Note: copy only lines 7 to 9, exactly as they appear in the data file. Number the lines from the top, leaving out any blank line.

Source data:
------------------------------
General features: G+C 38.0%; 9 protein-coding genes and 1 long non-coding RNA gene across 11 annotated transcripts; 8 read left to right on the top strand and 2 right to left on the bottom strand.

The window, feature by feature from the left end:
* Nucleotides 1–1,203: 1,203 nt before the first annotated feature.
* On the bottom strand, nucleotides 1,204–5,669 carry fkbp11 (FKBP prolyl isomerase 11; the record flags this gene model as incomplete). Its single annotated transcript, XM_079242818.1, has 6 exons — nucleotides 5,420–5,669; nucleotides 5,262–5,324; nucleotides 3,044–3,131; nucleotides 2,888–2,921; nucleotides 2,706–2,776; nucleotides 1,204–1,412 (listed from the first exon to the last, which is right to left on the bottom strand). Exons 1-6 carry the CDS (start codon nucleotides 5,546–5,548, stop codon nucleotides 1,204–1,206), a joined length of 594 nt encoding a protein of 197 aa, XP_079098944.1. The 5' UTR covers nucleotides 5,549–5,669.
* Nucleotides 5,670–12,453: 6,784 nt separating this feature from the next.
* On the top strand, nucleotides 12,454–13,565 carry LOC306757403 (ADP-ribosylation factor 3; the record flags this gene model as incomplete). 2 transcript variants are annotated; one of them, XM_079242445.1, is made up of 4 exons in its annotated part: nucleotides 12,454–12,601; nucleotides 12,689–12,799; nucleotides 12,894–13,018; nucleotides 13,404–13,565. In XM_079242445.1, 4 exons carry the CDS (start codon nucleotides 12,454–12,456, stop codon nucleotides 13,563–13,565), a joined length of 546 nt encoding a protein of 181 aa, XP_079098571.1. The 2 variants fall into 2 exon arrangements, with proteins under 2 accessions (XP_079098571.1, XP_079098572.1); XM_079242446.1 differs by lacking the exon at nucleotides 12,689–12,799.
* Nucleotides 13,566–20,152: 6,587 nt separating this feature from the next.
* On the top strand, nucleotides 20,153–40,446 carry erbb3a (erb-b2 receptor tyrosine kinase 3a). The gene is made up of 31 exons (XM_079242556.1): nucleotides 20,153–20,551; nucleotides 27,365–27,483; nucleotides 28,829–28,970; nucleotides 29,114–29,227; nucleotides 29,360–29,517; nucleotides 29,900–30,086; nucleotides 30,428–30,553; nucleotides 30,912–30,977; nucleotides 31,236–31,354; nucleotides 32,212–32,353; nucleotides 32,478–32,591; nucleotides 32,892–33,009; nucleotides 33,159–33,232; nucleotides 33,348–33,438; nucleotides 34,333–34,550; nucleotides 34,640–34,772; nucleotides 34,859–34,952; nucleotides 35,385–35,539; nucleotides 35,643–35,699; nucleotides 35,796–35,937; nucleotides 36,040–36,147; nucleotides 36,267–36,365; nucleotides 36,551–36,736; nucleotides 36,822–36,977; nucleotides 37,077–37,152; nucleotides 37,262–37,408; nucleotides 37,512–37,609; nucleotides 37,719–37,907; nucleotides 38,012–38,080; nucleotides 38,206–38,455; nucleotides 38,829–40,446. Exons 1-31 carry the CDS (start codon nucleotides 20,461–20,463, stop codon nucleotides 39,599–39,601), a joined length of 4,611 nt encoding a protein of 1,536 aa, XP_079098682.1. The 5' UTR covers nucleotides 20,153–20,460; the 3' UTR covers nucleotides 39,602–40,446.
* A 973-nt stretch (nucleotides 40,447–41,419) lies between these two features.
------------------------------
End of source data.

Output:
* Nucleotides 13,566–20,152: 6,587 nt separating this feature from the next.
* On the top strand, nucleotides 20,153–40,446 carry erbb3a (erb-b2 receptor tyrosine kinase 3a). The gene is made up of 31 exons (XM_079242556.1): nucleotides 20,153–20,551; nucleotides 27,365–27,483; nucleotides 28,829–28,970; nucleotides 29,114–29,227; nucleotides 29,360–29,517; nucleotides 29,900–30,086; nucleotides 30,428–30,553; nucleotides 30,912–30,977; nucleotides 31,236–31,354; nucleotides 32,212–32,353; nucleotides 32,478–32,591; nucleotides 32,892–33,009; nucleotides 33,159–33,232; nucleotides 33,348–33,438; nucleotides 34,333–34,550; nucleotides 34,640–34,772; nucleotides 34,859–34,952; nucleotides 35,385–35,539; nucleotides 35,643–35,699; nucleotides 35,796–35,937; nucleotides 36,040–36,147; nucleotides 36,267–36,365; nucleotides 36,551–36,736; nucleotides 36,822–36,977; nucleotides 37,077–37,152; nucleotides 37,262–37,408; nucleotides 37,512–37,609; nucleotides 37,719–37,907; nucleotides 38,012–38,080; nucleotides 38,206–38,455; nucleotides 38,829–40,446. Exons 1-31 carry the CDS (start codon nucleotides 20,461–20,463, stop codon nucleotides 39,599–39,601), a joined length of 4,611 nt encoding a protein of 1,536 aa, XP_079098682.1. The 5' UTR covers nucleotides 20,153–20,460; the 3' UTR covers nucleotides 39,602–40,446.
* A 973-nt stretch (nucleotides 40,447–41,419) lies between these two features.